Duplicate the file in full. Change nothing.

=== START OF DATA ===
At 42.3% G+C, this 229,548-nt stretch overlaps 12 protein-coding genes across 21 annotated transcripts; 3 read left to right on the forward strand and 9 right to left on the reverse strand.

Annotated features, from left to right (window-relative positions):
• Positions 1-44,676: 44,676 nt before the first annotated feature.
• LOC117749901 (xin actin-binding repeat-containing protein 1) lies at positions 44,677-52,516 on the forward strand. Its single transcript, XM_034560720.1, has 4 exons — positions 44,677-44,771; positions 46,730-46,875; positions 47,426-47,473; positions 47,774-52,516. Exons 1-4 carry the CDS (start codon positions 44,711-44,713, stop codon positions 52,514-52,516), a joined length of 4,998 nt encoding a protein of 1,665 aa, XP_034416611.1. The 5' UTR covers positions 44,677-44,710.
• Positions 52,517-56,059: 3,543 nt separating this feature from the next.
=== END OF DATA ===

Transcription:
At 42.3% G+C, this 229,548-nt stretch overlaps 12 protein-coding genes across 21 annotated transcripts; 3 read left to right on the forward strand and 9 right to left on the reverse strand.

Annotated features, from left to right (window-relative positions):
• Positions 1-44,676: 44,676 nt before the first annotated feature.
• LOC117749901 (xin actin-binding repeat-containing protein 1) lies at positions 44,677-52,516 on the forward strand. Its single transcript, XM_034560720.1, has 4 exons — positions 44,677-44,771; positions 46,730-46,875; positions 47,426-47,473; positions 47,774-52,516. Exons 1-4 carry the CDS (start codon positions 44,711-44,713, stop codon positions 52,514-52,516), a joined length of 4,998 nt encoding a protein of 1,665 aa, XP_034416611.1. The 5' UTR covers positions 44,677-44,710.
• Positions 52,517-56,059: 3,543 nt separating this feature from the next.